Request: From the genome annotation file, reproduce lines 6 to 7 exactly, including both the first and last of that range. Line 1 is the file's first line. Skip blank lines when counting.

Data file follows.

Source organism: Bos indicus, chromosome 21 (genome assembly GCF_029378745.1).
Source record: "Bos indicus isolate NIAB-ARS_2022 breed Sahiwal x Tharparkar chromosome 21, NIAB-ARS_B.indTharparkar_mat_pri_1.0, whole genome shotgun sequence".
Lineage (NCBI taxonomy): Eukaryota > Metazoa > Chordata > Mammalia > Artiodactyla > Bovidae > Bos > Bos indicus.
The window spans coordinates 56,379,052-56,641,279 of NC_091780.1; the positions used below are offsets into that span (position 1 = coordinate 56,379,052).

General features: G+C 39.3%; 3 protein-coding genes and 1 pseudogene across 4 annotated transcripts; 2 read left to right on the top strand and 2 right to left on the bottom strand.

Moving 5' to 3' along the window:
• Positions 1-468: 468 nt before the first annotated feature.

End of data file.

Moving 5' to 3' along the window:
• Positions 1-468: 468 nt before the first annotated feature.